Human rights are universal, not based on ancestry

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The Labour government is presenting New Zealanders with a false choice.

It says that if we want to right the wrongs of the past, cherish Māori language and culture, and give all New Zealanders equal opportunity, then we must throw out universal human rights in favour of co-government.

Parties on the left, led by Labour, promote decision-making made by two parties jointly co-governing when it comes to regulatory decisions and government service delivery. ACT would overturn the obsession with co-government, replacing it with a more liberal outlook that treats all humans with equal dignity.

ACT’s stance is truer to the Treaty, which guarantees all people “ngā tikanga katoa rite tahi” - the same rights and duties.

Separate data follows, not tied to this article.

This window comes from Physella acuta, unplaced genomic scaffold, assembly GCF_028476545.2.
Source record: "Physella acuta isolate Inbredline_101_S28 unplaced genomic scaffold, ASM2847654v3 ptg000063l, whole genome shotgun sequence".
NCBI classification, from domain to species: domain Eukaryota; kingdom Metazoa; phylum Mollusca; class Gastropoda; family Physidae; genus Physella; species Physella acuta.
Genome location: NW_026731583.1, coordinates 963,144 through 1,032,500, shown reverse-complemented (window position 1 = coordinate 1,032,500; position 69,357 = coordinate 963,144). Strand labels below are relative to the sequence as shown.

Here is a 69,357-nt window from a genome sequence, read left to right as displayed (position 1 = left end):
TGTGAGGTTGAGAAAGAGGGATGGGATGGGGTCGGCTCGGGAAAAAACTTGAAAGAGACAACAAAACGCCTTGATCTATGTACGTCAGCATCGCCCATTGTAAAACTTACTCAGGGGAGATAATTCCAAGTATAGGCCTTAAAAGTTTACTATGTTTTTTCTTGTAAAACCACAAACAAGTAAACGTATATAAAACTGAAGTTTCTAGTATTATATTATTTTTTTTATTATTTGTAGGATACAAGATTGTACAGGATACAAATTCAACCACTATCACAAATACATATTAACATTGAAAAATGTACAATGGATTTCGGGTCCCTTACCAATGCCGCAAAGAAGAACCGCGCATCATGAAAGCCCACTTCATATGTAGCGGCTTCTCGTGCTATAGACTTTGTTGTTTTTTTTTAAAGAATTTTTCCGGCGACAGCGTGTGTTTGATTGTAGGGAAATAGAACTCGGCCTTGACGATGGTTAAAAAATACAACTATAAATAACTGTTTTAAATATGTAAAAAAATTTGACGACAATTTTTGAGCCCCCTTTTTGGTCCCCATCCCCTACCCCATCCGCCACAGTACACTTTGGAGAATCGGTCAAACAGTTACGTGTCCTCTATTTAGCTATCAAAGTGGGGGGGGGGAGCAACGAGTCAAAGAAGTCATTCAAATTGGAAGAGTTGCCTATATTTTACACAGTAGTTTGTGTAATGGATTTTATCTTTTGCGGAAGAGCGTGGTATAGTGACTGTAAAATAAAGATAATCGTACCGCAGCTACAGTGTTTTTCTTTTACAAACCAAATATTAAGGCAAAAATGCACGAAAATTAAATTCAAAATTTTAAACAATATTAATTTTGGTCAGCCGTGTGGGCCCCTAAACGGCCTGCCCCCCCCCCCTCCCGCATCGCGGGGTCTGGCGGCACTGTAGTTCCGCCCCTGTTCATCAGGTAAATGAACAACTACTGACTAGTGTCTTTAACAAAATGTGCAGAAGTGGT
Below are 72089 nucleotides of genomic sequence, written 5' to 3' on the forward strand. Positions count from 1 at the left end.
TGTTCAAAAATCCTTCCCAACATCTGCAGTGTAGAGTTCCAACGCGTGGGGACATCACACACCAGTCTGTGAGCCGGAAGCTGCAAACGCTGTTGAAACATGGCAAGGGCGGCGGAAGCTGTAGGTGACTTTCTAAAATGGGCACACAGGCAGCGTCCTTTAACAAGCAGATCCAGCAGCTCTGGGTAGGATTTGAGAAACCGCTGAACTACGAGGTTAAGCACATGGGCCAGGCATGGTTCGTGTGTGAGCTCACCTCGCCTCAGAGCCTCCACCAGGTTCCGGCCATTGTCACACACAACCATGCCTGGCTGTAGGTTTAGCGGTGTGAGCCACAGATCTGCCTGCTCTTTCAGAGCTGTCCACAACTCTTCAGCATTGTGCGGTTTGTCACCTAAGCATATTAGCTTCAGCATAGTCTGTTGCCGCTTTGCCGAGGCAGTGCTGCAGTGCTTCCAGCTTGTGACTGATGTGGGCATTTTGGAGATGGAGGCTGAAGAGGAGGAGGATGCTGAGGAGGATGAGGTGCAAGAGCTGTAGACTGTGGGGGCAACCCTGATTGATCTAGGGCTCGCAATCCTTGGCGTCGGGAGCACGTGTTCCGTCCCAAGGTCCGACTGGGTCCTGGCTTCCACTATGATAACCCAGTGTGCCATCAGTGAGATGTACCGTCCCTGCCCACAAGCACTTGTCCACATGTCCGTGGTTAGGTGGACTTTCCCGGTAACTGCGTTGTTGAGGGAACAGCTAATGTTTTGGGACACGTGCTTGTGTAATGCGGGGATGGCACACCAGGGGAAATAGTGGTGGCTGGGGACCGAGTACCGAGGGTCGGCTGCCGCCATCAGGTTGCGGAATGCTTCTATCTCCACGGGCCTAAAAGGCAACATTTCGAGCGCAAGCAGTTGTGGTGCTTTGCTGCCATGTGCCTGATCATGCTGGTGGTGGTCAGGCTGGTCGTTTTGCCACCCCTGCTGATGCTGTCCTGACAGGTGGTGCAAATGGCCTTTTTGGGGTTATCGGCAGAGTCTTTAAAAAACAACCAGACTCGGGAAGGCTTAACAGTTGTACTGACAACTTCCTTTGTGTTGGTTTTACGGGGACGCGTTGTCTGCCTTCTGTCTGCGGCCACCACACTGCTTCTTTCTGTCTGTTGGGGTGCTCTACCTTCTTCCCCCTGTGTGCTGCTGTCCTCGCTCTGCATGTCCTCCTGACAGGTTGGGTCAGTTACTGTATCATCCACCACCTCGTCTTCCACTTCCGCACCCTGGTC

New Zealanders have a vision of a country where we are all afforded the same rights and duties, and ancestry does not afford greater or lesser legal and political rights.

ACT hears ya, and ACT shares this vision.

ACT would make three major changes to alter New Zealand’s course:

  1. Clearly define the “principles of the Treaty of Waitangi,” a term increasingly creatively interpreted to justify co-government, by passing a Treaty Principles Act through Parliament and putting it to referendum for confirmation by the people.
  2. Reverse race-based policies, such as three waters legislation, a Māori Health authority, and Resource Management law that requires consultation based on race.
  3. Reorient the public service to target need based on robust data instead of lazy ethnicity-based targeting.

ACT will fight for democracy; it will be a key campaign platform for us and an important part of any coalition negotiations. We have practical initiatives we can implement in Government.